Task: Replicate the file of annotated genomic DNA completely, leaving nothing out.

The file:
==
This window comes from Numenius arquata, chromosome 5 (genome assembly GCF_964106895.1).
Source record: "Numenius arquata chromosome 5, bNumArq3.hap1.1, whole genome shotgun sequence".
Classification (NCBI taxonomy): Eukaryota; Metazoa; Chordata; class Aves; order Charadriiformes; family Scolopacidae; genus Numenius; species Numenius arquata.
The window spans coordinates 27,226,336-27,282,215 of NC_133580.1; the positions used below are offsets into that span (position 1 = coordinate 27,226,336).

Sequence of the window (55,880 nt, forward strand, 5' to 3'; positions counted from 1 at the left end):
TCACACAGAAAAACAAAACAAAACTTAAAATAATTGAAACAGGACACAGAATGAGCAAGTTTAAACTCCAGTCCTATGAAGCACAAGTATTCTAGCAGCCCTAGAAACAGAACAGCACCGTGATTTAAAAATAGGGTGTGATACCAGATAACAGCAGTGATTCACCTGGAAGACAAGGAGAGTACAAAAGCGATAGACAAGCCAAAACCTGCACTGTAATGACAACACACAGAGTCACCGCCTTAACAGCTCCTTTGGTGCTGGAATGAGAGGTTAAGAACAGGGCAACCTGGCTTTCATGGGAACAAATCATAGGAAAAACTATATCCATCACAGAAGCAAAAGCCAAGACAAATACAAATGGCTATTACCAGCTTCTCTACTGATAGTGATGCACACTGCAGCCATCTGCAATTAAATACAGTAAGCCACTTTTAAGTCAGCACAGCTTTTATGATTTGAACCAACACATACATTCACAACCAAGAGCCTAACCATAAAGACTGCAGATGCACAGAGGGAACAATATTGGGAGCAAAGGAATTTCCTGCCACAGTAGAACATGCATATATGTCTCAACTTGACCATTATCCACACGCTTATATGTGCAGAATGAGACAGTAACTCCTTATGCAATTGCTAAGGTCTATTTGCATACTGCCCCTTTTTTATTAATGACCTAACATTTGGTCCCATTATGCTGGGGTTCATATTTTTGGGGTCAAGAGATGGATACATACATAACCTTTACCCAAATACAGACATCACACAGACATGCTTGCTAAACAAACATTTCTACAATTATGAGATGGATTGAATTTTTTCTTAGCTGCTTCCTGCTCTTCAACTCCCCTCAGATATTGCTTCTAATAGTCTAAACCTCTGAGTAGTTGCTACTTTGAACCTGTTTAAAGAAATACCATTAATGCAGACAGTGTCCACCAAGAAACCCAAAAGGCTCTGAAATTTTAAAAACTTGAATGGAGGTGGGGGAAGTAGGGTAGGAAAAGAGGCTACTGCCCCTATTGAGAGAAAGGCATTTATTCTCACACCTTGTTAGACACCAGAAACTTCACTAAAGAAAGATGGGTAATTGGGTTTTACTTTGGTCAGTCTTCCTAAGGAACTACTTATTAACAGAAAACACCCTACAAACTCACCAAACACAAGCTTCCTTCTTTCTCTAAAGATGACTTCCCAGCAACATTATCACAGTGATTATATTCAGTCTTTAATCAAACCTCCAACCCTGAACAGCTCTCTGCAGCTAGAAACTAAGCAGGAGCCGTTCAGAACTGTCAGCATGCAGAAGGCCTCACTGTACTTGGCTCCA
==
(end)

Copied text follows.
This window comes from Numenius arquata, chromosome 5 (genome assembly GCF_964106895.1).
Source record: "Numenius arquata chromosome 5, bNumArq3.hap1.1, whole genome shotgun sequence".
Classification (NCBI taxonomy): Eukaryota; Metazoa; Chordata; class Aves; order Charadriiformes; family Scolopacidae; genus Numenius; species Numenius arquata.
The window spans coordinates 27,226,336-27,282,215 of NC_133580.1; the positions used below are offsets into that span (position 1 = coordinate 27,226,336).

Sequence of the window (55,880 nt, forward strand, 5' to 3'; positions counted from 1 at the left end):
TCACACAGAAAAACAAAACAAAACTTAAAATAATTGAAACAGGACACAGAATGAGCAAGTTTAAACTCCAGTCCTATGAAGCACAAGTATTCTAGCAGCCCTAGAAACAGAACAGCACCGTGATTTAAAAATAGGGTGTGATACCAGATAACAGCAGTGATTCACCTGGAAGACAAGGAGAGTACAAAAGCGATAGACAAGCCAAAACCTGCACTGTAATGACAACACACAGAGTCACCGCCTTAACAGCTCCTTTGGTGCTGGAATGAGAGGTTAAGAACAGGGCAACCTGGCTTTCATGGGAACAAATCATAGGAAAAACTATATCCATCACAGAAGCAAAAGCCAAGACAAATACAAATGGCTATTACCAGCTTCTCTACTGATAGTGATGCACACTGCAGCCATCTGCAATTAAATACAGTAAGCCACTTTTAAGTCAGCACAGCTTTTATGATTTGAACCAACACATACATTCACAACCAAGAGCCTAACCATAAAGACTGCAGATGCACAGAGGGAACAATATTGGGAGCAAAGGAATTTCCTGCCACAGTAGAACATGCATATATGTCTCAACTTGACCATTATCCACACGCTTATATGTGCAGAATGAGACAGTAACTCCTTATGCAATTGCTAAGGTCTATTTGCATACTGCCCCTTTTTTATTAATGACCTAACATTTGGTCCCATTATGCTGGGGTTCATATTTTTGGGGTCAAGAGATGGATACATACATAACCTTTACCCAAATACAGACATCACACAGACATGCTTGCTAAACAAACATTTCTACAATTATGAGATGGATTGAATTTTTTCTTAGCTGCTTCCTGCTCTTCAACTCCCCTCAGATATTGCTTCTAATAGTCTAAACCTCTGAGTAGTTGCTACTTTGAACCTGTTTAAAGAAATACCATTAATGCAGACAGTGTCCACCAAGAAACCCAAAAGGCTCTGAAATTTTAAAAACTTGAATGGAGGTGGGGGAAGTAGGGTAGGAAAAGAGGCTACTGCCCCTATTGAGAGAAAGGCATTTATTCTCACACCTTGTTAGACACCAGAAACTTCACTAAAGAAAGATGGGTAATTGGGTTTTACTTTGGTCAGTCTTCCTAAGGAACTACTTATTAACAGAAAACACCCTACAAACTCACCAAACACAAGCTTCCTTCTTTCTCTAAAGATGACTTCCCAGCAACATTATCACAGTGATTATATTCAGTCTTTAATCAAACCTCCAACCCTGAACAGCTCTCTGCAGCTAGAAACTAAGCAGGAGCCGTTCAGAACTGTCAGCATGCAGAAGGCCTCACTGTACTTGGCTCCA